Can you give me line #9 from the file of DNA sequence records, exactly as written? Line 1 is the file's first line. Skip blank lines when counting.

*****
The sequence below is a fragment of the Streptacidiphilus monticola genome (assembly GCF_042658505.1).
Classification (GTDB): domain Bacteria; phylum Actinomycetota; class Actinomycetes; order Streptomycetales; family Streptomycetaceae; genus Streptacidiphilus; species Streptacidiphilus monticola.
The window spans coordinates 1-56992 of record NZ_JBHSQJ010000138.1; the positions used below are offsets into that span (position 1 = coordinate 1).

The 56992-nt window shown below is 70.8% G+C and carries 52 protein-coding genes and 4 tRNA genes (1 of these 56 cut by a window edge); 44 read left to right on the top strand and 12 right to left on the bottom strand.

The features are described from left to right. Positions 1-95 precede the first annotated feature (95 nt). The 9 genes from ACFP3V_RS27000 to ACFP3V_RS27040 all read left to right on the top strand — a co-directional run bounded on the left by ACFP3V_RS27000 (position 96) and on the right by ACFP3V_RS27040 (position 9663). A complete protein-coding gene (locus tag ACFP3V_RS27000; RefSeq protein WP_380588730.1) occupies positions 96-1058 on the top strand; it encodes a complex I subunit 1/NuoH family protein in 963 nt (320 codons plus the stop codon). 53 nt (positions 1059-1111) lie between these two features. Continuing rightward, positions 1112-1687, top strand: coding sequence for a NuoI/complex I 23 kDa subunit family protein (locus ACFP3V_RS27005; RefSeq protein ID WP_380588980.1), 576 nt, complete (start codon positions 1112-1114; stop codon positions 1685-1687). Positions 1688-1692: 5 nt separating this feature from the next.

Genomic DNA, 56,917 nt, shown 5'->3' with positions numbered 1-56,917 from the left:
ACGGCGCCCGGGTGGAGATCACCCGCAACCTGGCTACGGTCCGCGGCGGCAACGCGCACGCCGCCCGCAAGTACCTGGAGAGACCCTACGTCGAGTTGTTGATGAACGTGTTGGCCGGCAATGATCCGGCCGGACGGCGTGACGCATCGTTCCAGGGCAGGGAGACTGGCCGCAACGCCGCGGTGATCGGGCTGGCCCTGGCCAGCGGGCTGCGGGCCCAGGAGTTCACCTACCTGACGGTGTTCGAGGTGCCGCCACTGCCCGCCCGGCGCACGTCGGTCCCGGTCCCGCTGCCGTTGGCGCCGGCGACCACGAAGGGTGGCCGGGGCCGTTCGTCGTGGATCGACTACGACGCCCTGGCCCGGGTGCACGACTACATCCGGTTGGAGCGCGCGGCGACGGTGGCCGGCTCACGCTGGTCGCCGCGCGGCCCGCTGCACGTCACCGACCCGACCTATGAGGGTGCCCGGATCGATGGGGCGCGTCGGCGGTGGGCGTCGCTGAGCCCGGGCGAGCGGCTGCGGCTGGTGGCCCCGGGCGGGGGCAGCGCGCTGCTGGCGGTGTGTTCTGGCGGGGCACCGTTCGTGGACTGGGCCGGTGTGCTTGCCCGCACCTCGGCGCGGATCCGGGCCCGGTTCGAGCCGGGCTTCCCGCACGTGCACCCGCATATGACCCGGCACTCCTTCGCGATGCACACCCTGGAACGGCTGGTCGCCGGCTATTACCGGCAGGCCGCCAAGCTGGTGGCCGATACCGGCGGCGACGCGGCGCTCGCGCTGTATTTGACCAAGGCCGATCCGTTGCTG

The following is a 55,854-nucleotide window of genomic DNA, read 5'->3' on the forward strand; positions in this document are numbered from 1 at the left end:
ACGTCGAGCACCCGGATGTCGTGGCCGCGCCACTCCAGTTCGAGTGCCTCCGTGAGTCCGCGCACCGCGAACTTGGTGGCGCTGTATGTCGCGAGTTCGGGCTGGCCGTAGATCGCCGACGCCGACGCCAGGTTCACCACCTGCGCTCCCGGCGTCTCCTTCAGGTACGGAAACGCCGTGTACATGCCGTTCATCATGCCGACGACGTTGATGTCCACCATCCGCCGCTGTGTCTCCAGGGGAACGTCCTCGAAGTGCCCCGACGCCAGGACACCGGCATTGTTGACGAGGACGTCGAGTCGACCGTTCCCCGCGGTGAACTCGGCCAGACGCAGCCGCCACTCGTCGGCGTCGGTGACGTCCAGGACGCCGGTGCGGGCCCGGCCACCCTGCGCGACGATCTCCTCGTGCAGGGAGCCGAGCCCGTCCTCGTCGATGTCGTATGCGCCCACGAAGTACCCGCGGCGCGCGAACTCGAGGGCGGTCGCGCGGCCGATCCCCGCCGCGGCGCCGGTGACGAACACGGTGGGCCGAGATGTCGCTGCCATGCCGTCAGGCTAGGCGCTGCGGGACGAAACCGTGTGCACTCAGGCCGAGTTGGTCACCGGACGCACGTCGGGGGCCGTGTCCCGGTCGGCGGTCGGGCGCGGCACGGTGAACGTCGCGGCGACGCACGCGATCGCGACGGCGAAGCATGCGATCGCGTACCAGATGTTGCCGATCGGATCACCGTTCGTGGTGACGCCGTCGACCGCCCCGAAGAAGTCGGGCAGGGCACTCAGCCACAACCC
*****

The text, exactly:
ACGTCGAGCACCCGGATGTCGTGGCCGCGCCACTCCAGTTCGAGTGCCTCCGTGAGTCCGCGCACCGCGAACTTGGTGGCGCTGTATGTCGCGAGTTCGGGCTGGCCGTAGATCGCCGACGCCGACGCCAGGTTCACCACCTGCGCTCCCGGCGTCTCCTTCAGGTACGGAAACGCCGTGTACATGCCGTTCATCATGCCGACGACGTTGATGTCCACCATCCGCCGCTGTGTCTCCAGGGGAACGTCCTCGAAGTGCCCCGACGCCAGGACACCGGCATTGTTGACGAGGACGTCGAGTCGACCGTTCCCCGCGGTGAACTCGGCCAGACGCAGCCGCCACTCGTCGGCGTCGGTGACGTCCAGGACGCCGGTGCGGGCCCGGCCACCCTGCGCGACGATCTCCTCGTGCAGGGAGCCGAGCCCGTCCTCGTCGATGTCGTATGCGCCCACGAAGTACCCGCGGCGCGCGAACTCGAGGGCGGTCGCGCGGCCGATCCCCGCCGCGGCGCCGGTGACGAACACGGTGGGCCGAGATGTCGCTGCCATGCCGTCAGGCTAGGCGCTGCGGGACGAAACCGTGTGCACTCAGGCCGAGTTGGTCACCGGACGCACGTCGGGGGCCGTGTCCCGGTCGGCGGTCGGGCGCGGCACGGTGAACGTCGCGGCGACGCACGCGATCGCGACGGCGAAGCATGCGATCGCGTACCAGATGTTGCCGATCGGATCACCGTTCGTGGTGACGCCGTCGACCGCCCCGAAGAAGTCGGGCAGGGCACTCAGCCACAACCC